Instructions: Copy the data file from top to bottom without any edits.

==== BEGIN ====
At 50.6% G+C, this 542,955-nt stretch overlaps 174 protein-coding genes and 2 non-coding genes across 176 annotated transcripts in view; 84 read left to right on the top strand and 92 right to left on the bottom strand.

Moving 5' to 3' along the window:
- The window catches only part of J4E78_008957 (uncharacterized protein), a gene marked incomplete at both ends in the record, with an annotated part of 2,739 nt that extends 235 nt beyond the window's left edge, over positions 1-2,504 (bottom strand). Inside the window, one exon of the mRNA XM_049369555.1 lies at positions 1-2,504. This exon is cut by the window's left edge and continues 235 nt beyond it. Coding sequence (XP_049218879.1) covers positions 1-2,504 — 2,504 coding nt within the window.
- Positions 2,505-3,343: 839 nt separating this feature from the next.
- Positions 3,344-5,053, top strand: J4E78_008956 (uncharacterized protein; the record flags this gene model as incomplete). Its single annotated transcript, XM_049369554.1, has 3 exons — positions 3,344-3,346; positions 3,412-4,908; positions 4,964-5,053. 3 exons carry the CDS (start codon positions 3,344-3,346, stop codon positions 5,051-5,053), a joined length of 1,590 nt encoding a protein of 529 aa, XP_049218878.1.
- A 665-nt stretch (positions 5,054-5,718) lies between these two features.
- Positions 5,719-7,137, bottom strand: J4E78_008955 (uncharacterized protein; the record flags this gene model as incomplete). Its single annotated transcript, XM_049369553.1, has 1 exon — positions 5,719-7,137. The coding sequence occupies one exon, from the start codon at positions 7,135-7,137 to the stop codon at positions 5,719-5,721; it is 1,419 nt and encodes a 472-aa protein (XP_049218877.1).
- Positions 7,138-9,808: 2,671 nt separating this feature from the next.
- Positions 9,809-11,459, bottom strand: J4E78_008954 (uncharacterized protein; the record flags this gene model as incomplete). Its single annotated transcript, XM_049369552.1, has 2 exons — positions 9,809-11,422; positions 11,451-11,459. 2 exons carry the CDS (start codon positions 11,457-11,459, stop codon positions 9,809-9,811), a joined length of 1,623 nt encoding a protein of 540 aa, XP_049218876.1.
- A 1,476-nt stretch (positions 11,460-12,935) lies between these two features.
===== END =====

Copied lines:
At 50.6% G+C, this 542,955-nt stretch overlaps 174 protein-coding genes and 2 non-coding genes across 176 annotated transcripts in view; 84 read left to right on the top strand and 92 right to left on the bottom strand.

Moving 5' to 3' along the window:
- The window catches only part of J4E78_008957 (uncharacterized protein), a gene marked incomplete at both ends in the record, with an annotated part of 2,739 nt that extends 235 nt beyond the window's left edge, over positions 1-2,504 (bottom strand). Inside the window, one exon of the mRNA XM_049369555.1 lies at positions 1-2,504. This exon is cut by the window's left edge and continues 235 nt beyond it. Coding sequence (XP_049218879.1) covers positions 1-2,504 — 2,504 coding nt within the window.
- Positions 2,505-3,343: 839 nt separating this feature from the next.
- Positions 3,344-5,053, top strand: J4E78_008956 (uncharacterized protein; the record flags this gene model as incomplete). Its single annotated transcript, XM_049369554.1, has 3 exons — positions 3,344-3,346; positions 3,412-4,908; positions 4,964-5,053. 3 exons carry the CDS (start codon positions 3,344-3,346, stop codon positions 5,051-5,053), a joined length of 1,590 nt encoding a protein of 529 aa, XP_049218878.1.
- A 665-nt stretch (positions 5,054-5,718) lies between these two features.
- Positions 5,719-7,137, bottom strand: J4E78_008955 (uncharacterized protein; the record flags this gene model as incomplete). Its single annotated transcript, XM_049369553.1, has 1 exon — positions 5,719-7,137. The coding sequence occupies one exon, from the start codon at positions 7,135-7,137 to the stop codon at positions 5,719-5,721; it is 1,419 nt and encodes a 472-aa protein (XP_049218877.1).
- Positions 7,138-9,808: 2,671 nt separating this feature from the next.
- Positions 9,809-11,459, bottom strand: J4E78_008954 (uncharacterized protein; the record flags this gene model as incomplete). Its single annotated transcript, XM_049369552.1, has 2 exons — positions 9,809-11,422; positions 11,451-11,459. 2 exons carry the CDS (start codon positions 11,457-11,459, stop codon positions 9,809-9,811), a joined length of 1,623 nt encoding a protein of 540 aa, XP_049218876.1.
- A 1,476-nt stretch (positions 11,460-12,935) lies between these two features.